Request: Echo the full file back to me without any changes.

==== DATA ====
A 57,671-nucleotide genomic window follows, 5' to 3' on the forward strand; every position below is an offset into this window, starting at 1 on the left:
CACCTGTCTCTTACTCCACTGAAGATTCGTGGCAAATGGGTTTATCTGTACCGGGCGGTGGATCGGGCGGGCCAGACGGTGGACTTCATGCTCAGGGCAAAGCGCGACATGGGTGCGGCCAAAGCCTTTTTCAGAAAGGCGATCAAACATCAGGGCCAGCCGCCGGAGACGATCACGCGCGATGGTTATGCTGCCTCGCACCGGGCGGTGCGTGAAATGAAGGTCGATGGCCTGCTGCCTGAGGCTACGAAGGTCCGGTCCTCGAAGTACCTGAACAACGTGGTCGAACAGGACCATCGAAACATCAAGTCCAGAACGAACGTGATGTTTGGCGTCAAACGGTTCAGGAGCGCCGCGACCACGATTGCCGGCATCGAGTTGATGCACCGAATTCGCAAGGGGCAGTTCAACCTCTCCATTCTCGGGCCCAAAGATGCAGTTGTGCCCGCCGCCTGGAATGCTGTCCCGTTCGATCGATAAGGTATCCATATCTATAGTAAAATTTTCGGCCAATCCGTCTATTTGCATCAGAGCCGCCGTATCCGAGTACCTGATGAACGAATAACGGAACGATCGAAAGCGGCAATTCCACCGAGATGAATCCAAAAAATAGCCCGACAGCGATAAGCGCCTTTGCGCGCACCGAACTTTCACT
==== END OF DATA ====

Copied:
A 57,671-nucleotide genomic window follows, 5' to 3' on the forward strand; every position below is an offset into this window, starting at 1 on the left:
CACCTGTCTCTTACTCCACTGAAGATTCGTGGCAAATGGGTTTATCTGTACCGGGCGGTGGATCGGGCGGGCCAGACGGTGGACTTCATGCTCAGGGCAAAGCGCGACATGGGTGCGGCCAAAGCCTTTTTCAGAAAGGCGATCAAACATCAGGGCCAGCCGCCGGAGACGATCACGCGCGATGGTTATGCTGCCTCGCACCGGGCGGTGCGTGAAATGAAGGTCGATGGCCTGCTGCCTGAGGCTACGAAGGTCCGGTCCTCGAAGTACCTGAACAACGTGGTCGAACAGGACCATCGAAACATCAAGTCCAGAACGAACGTGATGTTTGGCGTCAAACGGTTCAGGAGCGCCGCGACCACGATTGCCGGCATCGAGTTGATGCACCGAATTCGCAAGGGGCAGTTCAACCTCTCCATTCTCGGGCCCAAAGATGCAGTTGTGCCCGCCGCCTGGAATGCTGTCCCGTTCGATCGATAAGGTATCCATATCTATAGTAAAATTTTCGGCCAATCCGTCTATTTGCATCAGAGCCGCCGTATCCGAGTACCTGATGAACGAATAACGGAACGATCGAAAGCGGCAATTCCACCGAGATGAATCCAAAAAATAGCCCGACAGCGATAAGCGCCTTTGCGCGCACCGAACTTTCACT